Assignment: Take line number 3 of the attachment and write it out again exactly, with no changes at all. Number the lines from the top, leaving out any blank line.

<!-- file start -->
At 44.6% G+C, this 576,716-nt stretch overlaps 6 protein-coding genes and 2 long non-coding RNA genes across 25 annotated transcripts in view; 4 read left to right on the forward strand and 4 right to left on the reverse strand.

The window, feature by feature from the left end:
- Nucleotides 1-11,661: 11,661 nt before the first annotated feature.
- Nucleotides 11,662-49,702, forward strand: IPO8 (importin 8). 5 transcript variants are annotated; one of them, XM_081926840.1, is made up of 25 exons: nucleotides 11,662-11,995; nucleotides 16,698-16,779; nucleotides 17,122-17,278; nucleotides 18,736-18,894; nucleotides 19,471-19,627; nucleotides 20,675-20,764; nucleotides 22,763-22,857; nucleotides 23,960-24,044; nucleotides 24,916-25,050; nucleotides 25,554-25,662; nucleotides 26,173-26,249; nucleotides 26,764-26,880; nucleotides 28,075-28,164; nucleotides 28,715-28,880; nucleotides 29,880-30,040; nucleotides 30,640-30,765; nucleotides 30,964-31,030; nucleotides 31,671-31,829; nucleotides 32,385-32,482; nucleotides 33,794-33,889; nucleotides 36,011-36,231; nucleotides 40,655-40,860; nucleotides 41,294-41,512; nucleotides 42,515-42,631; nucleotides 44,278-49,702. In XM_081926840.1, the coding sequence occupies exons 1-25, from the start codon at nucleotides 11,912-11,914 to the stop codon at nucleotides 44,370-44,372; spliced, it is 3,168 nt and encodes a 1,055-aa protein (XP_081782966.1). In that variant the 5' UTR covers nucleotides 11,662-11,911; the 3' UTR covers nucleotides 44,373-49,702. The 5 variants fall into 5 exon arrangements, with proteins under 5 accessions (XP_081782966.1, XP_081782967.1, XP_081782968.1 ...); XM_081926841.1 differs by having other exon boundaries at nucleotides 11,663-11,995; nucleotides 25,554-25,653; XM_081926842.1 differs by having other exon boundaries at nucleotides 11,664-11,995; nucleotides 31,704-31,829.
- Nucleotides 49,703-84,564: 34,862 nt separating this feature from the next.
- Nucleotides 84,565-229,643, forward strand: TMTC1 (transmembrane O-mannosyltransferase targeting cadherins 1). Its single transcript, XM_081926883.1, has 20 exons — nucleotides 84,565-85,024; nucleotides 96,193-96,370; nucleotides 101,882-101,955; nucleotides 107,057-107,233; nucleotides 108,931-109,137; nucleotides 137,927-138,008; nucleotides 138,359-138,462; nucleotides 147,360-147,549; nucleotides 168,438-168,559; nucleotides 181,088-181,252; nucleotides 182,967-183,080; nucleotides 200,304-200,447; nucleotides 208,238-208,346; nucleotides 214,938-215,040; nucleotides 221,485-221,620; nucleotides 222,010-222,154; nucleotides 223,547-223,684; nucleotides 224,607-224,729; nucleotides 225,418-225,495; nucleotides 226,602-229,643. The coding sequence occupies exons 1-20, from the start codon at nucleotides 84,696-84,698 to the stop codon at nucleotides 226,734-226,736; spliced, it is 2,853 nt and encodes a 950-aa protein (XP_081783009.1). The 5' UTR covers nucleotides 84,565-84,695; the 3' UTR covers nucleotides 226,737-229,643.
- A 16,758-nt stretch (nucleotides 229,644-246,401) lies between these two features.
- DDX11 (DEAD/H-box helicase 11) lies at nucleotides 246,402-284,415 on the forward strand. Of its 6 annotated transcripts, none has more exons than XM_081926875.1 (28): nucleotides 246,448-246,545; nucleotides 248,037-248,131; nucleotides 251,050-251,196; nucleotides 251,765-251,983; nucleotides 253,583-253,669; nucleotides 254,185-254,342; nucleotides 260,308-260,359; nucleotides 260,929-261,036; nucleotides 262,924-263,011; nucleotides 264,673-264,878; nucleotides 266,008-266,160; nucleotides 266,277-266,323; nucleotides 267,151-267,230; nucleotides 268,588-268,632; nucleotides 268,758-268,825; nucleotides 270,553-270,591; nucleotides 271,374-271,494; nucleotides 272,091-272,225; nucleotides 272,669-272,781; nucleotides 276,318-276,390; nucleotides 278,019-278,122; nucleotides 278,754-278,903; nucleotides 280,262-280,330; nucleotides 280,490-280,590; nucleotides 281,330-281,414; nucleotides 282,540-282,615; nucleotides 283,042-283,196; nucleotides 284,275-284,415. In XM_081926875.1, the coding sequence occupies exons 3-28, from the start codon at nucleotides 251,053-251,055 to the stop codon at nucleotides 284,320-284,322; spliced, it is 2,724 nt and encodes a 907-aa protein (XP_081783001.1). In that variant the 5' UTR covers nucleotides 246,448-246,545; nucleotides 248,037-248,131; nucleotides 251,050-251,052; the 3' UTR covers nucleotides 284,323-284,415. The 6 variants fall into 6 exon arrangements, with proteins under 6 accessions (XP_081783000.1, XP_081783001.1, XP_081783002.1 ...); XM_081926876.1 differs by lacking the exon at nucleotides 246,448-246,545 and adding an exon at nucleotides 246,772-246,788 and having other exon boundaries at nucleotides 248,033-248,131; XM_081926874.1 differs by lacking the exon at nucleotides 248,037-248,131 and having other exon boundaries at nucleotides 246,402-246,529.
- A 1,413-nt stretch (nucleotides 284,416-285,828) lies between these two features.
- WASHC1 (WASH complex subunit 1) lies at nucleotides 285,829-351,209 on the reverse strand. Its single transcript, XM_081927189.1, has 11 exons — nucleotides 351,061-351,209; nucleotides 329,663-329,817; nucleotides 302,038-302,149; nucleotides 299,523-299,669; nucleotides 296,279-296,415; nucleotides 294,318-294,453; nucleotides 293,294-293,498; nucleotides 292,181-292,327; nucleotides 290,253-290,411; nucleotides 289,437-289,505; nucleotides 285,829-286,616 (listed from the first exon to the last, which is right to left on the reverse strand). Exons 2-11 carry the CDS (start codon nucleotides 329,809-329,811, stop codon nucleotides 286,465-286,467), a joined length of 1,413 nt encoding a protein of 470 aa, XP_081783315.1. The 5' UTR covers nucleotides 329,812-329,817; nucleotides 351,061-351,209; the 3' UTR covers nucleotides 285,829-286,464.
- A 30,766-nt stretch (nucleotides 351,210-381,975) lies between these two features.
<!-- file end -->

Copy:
- Nucleotides 1-11,661: 11,661 nt before the first annotated feature.